The final scene

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“Although we are in Bali I don’t believe that anyone has seen the beach,” said Rachmat Witoelar, Indonesia’s environment minister and chairman of the UN climate talks in Bali in the closing stages of the conference on Saturday. That is about to change.

Long before the final press briefing was over the conference centre was emptying out. Once the gavel had fallen on the Bali roadmap, exhilaration turned quickly into relief, then exhaustion. Taxis may have been bound for bed rather than the beach.

Despite their obvious tiredness, Mr Witoelar and UNFCCC climate chief Yvo de Boer were upbeat when they faced the media at the end of the day. Mr de Boer told journalists he’d been waking up reciting “launch, agenda, end date” during the night for months.

“Today, all three have come out,” he happily concluded. Mr de Boer described the new agreement as “ambitious” – because it “very clearly” references the IPCC science – “transparent” – because it specifically asks business and civil society for input – and “flexible” – because it brings on board all developed and developing countries.

The EU joined in the all-round praise: “We consider this to be a historical day with a historical outcome, everything will be different in relation to climate change,” said Portugal’s environment minister Francisco Correia Nunes, speaking on behalf of the bloc.

Yes the text demands absolute emission reductions from all developed countries, insisted his junior counterpart Humberto Rosa. This wasn’t obvious to many journalists – including me – and one can’t help but wonder what the US take on it is. No getting hold of the Americans just then however.

Green groups were less enthused – not that that’s unusual – with WWF calling the deal “weak on substance” and Greenpeace lamenting the lack of reference to “crucial cuts” and the “relegation of science to a footnote”.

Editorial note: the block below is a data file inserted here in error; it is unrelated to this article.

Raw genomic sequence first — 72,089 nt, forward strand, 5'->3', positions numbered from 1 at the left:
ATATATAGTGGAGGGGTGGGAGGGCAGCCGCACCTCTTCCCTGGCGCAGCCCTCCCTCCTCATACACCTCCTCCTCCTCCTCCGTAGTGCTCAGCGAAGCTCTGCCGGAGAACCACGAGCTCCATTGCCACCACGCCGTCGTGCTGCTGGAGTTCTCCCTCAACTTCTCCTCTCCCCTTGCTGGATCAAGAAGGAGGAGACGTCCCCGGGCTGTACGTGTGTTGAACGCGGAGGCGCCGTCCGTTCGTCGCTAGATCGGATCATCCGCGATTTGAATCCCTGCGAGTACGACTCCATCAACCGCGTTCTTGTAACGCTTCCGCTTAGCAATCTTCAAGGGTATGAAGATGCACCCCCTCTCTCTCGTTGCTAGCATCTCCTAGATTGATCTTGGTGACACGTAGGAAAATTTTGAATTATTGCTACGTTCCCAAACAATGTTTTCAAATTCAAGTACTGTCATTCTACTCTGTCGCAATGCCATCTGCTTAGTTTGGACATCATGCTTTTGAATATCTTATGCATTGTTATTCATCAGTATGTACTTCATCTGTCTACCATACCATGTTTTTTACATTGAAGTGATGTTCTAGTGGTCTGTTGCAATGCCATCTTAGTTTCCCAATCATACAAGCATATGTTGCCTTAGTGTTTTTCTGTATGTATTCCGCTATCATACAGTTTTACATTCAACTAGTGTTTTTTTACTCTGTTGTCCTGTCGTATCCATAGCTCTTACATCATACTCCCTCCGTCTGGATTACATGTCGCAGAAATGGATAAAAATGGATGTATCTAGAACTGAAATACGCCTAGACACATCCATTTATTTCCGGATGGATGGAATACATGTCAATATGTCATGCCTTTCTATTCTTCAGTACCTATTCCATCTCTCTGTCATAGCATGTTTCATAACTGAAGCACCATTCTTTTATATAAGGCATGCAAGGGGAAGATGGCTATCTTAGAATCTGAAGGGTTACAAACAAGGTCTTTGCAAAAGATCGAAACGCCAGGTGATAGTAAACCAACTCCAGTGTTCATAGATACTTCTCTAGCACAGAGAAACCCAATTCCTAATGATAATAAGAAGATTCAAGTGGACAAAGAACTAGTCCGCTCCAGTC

Carbon market insiders like Abyd Karmali at Merril Lynch said the agreement gave a “somewhat bullish” – i.e. positive – signal to the post-2012 carbon market. Mr Karmali welcomed the agreement on deforestation, a recognition that the Kyoto’s Clean development mechanism (CDM)  must be enhanced, and the 2009 deadline to finish talks on a new treaty. One of the text’s major disappointments, he added, was the absence of quantitative emission reduction targets.

Whether valid or not, I am starting to think perhaps these criticisms, in fact all criticisms are not so important right now. For a moment on Saturday the threat of no agreement at all suddenly became very real. It was an eerie, unsettling feeling.

The key turning point was the impassioned speech by Indonesia’s president followed by UN secretary general Ban Ki-Moon. “The mood of the room suddenly exploded,” says Mr de Boer wonderingly. A compromise became possible. And perhaps we should celebrate this, rather than ponder all that was left behind on the negotiating table.

Looking ahead, there are challenges, yes, the largest of which many say will be competition with the US major emitters’ initiative for resources in terms of staff and time for negotiations. Four Bali roadmap meetings are planned for 2008, versus one a month for the US initiative I am told.

But even this can wait for a moment. I’m still in Bali and must congratulate Mr de Boer on highlighting one other element that undoubtedly made much possible these last two weeks – the extremely friendly and respectful approach of the Indonesians themselves.